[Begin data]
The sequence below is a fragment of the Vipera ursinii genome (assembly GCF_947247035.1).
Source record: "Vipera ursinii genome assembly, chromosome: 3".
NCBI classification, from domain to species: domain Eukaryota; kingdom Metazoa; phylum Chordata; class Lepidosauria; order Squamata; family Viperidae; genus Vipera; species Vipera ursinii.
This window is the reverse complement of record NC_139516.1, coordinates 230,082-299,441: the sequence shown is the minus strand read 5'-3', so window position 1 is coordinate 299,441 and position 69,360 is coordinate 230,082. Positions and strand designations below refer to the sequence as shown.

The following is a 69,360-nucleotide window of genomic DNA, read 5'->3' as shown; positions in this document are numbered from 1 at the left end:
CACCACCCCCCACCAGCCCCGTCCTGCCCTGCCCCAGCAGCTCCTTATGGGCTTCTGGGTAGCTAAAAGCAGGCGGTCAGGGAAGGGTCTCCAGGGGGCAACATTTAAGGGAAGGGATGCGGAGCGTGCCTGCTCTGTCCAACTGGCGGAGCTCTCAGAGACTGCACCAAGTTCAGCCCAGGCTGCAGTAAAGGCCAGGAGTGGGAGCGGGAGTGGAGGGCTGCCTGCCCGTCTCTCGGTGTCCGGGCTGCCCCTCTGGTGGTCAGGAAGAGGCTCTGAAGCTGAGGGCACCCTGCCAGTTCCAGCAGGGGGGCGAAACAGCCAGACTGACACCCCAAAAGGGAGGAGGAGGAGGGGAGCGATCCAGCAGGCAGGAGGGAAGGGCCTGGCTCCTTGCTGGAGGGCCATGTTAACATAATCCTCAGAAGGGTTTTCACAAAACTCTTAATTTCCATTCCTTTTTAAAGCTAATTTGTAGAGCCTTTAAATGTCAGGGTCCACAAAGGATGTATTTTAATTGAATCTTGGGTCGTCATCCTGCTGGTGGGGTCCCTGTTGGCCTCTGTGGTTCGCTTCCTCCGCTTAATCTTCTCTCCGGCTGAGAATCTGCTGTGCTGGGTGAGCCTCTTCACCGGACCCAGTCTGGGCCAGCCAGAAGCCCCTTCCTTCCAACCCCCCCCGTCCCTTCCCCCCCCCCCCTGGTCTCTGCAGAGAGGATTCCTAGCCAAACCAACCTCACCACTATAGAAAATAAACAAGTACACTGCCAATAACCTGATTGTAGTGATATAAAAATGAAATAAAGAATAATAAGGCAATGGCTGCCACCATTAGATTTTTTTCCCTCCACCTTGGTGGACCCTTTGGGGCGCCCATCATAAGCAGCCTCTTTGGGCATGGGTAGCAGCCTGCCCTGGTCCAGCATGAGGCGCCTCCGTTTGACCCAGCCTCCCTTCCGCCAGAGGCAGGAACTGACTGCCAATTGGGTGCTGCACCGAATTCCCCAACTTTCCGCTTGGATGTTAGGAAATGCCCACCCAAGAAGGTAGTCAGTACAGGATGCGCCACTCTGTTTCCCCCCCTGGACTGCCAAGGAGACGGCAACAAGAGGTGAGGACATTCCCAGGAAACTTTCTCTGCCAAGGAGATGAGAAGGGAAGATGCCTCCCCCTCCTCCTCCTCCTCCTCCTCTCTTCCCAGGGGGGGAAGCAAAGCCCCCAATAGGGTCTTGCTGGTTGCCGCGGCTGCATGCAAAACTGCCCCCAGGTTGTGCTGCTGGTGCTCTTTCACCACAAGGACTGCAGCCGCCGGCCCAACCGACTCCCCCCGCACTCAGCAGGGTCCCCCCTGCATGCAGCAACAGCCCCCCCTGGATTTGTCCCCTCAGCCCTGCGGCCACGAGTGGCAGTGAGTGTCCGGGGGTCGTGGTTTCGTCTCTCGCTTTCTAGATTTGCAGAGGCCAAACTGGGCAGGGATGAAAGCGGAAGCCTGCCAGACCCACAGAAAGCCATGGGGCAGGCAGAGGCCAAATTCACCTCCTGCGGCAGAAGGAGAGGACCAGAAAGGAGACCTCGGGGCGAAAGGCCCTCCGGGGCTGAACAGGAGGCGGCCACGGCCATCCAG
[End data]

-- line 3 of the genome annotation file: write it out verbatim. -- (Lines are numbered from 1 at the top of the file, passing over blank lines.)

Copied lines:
NCBI classification, from domain to species: domain Eukaryota; kingdom Metazoa; phylum Chordata; class Lepidosauria; order Squamata; family Viperidae; genus Vipera; species Vipera ursinii.